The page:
Do you remember that dress? I think it's one of my favorite red carpet gowns to-date. Halle Berry is so fabulously gorgeous and so perfectly suited to the brilliant femininity of Elie Saab's gowns.
I've long been a admirerer of Saab's, so when I heard a perfume was going to carry his name, I was interested. When I heard that it was designed by perfumer Francis Kurkdijian* well, it became a must-try.
Here's the spiel: “Composed as an ode to light, ELIE SAAB Le Parfum celebrates the splendor and the brilliance of radiant femininity with a floral solar woody theme. The permanent exchange between flowers and wood is what gives the fragrance such captivating resonance.”
And here are the notes: Orange blossom, jasmine (Grandiflorum and Sambac), rose honey, cedar, patchouli.
And here are my thoughts: I think I like it. I can see the relationship between this scent and light, and I can see how it suits the Elie Saab esthetic. It's bright, it's feminine, it's pretty. In fact, it's womanly. Just like Saab's gowns. It brings out some lovely floral facets that really say "woman" but grounds them in the modern fashion with some fairly strong woods.
It's not terribly ground-breaking - I'm sure plenty of smarter and more experienced perfumistas can line up a list of scents this one references. I don't know that creating Le Parfum stretched any of Kurdijian's olfactory or brain muscles. Then again, I'm not sure the brief asked for that. However, it seems to be a solidly-made perfume that will likely find a lot of fans.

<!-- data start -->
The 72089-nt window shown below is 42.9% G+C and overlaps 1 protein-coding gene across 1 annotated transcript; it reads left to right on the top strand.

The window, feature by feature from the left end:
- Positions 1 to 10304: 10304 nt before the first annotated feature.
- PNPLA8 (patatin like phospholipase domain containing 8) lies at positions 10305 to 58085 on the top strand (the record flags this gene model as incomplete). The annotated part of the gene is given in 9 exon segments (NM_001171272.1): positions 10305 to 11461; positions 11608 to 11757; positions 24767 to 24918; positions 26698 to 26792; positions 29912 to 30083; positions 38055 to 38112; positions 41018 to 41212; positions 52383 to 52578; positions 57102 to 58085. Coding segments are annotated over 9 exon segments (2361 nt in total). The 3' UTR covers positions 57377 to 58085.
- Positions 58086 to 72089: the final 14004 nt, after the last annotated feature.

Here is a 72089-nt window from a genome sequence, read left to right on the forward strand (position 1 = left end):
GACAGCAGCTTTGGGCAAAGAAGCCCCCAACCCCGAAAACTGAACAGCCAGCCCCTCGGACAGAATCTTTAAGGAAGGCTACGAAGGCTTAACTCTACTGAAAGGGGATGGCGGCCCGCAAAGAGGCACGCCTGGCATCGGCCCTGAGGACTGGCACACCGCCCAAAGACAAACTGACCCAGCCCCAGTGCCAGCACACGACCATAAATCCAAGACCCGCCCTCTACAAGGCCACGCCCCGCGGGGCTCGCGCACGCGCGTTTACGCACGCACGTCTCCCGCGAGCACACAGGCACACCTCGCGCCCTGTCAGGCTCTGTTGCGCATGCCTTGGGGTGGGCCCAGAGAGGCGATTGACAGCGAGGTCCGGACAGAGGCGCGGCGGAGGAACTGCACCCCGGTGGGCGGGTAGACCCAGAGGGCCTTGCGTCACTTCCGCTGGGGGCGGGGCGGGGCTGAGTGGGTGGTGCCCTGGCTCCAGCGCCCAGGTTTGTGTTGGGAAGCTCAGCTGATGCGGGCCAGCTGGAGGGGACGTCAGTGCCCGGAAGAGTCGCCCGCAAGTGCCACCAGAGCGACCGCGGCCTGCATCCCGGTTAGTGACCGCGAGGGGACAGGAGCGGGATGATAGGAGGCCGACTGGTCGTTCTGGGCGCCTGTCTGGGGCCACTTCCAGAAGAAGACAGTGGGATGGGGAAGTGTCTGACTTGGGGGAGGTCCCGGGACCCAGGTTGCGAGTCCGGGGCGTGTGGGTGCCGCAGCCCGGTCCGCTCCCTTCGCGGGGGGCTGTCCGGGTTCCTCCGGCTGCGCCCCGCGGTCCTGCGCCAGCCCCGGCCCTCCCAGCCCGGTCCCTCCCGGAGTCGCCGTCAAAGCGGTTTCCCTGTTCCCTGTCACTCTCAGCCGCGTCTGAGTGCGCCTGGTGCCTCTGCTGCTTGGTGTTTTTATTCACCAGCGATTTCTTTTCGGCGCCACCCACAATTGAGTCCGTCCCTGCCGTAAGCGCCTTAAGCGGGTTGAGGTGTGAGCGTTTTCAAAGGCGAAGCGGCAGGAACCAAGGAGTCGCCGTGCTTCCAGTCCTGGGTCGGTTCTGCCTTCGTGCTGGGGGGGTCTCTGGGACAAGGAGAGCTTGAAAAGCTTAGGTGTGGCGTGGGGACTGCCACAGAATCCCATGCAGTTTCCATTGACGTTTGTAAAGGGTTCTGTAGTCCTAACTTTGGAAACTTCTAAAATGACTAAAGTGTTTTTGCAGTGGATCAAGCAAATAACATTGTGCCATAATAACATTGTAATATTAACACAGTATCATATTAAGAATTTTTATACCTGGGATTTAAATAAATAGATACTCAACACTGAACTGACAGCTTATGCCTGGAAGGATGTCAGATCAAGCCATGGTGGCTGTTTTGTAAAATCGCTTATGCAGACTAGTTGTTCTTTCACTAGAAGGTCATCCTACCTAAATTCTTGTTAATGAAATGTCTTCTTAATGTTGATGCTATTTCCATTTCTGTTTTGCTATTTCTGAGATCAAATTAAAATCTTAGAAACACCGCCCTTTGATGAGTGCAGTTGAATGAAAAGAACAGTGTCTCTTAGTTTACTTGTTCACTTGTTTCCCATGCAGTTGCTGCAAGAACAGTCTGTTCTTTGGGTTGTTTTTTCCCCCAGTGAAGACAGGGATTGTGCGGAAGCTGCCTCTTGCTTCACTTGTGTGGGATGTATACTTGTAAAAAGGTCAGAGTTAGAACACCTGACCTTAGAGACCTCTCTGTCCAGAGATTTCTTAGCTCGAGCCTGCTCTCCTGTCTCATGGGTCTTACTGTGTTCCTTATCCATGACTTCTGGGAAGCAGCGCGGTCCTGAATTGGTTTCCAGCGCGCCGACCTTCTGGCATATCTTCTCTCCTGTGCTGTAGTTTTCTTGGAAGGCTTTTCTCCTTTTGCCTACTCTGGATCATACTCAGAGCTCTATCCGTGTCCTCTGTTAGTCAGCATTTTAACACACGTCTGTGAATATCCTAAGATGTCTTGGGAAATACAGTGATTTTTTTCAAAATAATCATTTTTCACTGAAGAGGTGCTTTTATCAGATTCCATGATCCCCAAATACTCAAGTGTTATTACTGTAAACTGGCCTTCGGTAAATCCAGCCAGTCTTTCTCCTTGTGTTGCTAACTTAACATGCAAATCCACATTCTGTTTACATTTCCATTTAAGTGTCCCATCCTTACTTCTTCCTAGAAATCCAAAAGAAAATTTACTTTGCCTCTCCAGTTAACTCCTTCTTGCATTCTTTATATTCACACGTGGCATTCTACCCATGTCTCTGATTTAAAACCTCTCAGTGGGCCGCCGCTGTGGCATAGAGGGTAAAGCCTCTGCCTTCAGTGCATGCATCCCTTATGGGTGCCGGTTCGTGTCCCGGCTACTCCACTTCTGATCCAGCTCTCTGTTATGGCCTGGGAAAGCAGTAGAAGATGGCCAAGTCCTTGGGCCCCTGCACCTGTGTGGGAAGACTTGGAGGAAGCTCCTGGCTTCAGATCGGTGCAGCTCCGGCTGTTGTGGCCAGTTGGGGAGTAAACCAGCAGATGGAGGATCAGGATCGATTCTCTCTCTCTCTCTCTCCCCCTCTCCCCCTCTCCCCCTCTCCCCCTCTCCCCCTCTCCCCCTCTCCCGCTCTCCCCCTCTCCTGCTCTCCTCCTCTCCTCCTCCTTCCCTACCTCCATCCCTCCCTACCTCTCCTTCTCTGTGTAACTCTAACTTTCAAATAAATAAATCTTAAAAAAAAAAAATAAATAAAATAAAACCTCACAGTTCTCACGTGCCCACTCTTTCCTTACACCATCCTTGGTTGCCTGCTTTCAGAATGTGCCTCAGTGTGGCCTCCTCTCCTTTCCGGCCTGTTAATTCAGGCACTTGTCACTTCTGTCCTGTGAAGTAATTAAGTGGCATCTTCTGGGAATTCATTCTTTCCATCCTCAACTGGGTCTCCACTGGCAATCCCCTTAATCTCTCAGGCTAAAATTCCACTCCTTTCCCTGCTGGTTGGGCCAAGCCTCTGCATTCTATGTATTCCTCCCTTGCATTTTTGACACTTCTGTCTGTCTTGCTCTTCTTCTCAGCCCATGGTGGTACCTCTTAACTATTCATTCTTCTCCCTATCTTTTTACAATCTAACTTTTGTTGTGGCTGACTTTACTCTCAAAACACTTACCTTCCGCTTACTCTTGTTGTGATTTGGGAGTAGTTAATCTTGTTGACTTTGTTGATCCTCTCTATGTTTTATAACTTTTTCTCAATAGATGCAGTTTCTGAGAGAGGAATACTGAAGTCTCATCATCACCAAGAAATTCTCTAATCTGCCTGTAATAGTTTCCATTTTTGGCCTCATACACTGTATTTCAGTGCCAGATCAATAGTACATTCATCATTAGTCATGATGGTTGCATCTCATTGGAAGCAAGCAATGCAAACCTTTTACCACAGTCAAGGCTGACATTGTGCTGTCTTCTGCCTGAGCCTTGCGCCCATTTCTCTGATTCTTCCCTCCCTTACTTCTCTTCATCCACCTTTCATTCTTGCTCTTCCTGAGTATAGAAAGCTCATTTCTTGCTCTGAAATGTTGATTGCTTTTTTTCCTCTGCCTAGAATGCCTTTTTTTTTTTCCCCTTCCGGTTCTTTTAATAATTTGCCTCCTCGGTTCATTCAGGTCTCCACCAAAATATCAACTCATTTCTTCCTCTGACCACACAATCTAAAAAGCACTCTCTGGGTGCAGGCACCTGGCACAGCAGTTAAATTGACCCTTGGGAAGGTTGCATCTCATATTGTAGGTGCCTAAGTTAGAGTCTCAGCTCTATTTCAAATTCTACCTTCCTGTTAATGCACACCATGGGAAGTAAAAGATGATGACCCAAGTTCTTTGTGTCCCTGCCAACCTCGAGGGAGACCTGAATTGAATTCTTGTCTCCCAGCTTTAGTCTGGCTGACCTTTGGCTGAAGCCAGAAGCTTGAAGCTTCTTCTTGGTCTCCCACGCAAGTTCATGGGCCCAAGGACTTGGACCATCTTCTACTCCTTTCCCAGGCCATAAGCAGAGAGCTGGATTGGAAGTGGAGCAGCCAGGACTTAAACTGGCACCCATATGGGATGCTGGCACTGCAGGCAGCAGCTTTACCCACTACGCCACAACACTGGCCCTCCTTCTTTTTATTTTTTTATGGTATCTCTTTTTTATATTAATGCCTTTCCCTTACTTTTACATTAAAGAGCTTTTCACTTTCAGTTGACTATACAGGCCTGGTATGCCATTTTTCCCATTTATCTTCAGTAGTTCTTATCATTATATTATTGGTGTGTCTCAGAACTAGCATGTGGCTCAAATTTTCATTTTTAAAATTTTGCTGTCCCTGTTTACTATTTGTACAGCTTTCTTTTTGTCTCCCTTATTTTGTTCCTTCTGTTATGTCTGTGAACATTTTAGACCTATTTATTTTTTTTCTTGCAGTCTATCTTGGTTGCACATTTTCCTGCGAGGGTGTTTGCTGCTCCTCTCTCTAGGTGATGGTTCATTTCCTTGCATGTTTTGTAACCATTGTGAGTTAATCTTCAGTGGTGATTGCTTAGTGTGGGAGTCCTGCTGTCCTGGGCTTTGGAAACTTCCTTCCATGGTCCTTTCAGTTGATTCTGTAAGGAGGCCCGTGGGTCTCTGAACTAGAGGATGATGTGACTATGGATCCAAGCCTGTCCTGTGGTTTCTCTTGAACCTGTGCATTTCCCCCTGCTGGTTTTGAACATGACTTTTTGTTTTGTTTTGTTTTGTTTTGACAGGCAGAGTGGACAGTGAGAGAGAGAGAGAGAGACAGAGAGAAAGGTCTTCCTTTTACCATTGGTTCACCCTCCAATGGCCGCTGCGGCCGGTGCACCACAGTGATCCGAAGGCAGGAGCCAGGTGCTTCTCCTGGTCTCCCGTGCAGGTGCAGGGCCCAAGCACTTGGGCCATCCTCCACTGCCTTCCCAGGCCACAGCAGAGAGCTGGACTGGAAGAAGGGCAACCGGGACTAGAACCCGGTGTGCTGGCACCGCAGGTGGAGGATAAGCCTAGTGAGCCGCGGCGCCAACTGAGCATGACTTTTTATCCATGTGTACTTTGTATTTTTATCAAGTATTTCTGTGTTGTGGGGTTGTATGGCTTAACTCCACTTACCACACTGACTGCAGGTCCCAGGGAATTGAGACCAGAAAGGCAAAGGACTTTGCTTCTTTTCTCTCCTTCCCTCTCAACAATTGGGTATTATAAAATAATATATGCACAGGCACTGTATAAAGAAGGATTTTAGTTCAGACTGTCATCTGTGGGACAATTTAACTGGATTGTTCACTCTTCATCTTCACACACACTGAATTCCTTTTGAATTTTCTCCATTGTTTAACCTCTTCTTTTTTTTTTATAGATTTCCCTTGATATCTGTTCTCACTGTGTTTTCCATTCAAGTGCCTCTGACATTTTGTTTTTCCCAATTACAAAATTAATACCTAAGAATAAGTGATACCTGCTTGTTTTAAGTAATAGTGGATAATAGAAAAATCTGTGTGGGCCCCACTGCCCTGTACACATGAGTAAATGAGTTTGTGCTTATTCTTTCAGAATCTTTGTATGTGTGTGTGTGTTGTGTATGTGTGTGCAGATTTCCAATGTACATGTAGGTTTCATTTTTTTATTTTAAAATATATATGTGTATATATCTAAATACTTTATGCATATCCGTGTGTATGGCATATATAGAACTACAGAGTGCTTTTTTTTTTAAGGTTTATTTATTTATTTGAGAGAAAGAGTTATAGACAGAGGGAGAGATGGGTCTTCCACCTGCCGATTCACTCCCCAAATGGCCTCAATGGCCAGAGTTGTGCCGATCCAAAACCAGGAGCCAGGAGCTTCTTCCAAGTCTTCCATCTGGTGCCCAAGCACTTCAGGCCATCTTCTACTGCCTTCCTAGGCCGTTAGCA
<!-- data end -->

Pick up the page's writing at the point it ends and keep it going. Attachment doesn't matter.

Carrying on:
I enjoy the initial blast (and it is a blast!) of orange blossom. There are other white florals in there, too, I believe. Definitely jasmine. Quite a bit of jasmine! And I suspect there's some gardenia maybe some tuberose. This is one of those "don't spray it right before you walk into the office" scents. You'll be the cause of a new no-scent policy, for sure. Give it a little while -10 minutes or so?- and the orange blossom and jasmine party starts to die down a bit. The scent is still floral, but more at a more socially acceptable volume. That "rose honey" accord kicks in giving this a warmer, more friendly feel while still retaining maximum femininity. That said, I don't see why a man couldn't carry this off.
Throughout, sillage is present - maybe even overtly so. Le Parfum wears well, too, still wafting five or six hours after application - at least on my skin.
Some people report a strong patchouli taking over at this point, and I 100% smell the patch, but for me the one being pushy is the cedar. He's not my favorite, and this is the note that caused me to waffle for quite a long time on my review of Le Parfum. In warmer weather, the cedar pushes this perfume into a shrill place that I don't enjoy. In cooler air, it is less sharp and pointy.
It's this feminine floral vs. woody counterpoint that I just can't quite decide on. I enjoy tension in my perfumes - linear and straightforward is too easy. But I can't help but wonder if this technique has been overplayed here. I find the first half of Le Parfum's development so overtly feminine and round that it's almost difficult for me to swallow the edges of the drydown.
In the end, I'm still not sure how I feel about Elie Saab Le Parfum. I think I like it. That clearly means I don't love it. If I did, I'd be clamoring for a bottle, and I'm decidedly not doing that. I will wear my samples, though, and maybe even fork over for a decant.
*Here are just a few of Kurkdijian's best-selling and/or highly thought-of works: Green Tea (Elizabeth Arden); Le Male (Gaultier); Lady Vengeance, Miss Charming (both by Juliette Has a Gun); Narciso Rodriguez for her, Narcisco Rodriguez for Him; and his own well-received line. Have you tried Le Parfum? Do you like it? Love it? How do you feel about cedar? Would you wear an Elie Saab gown?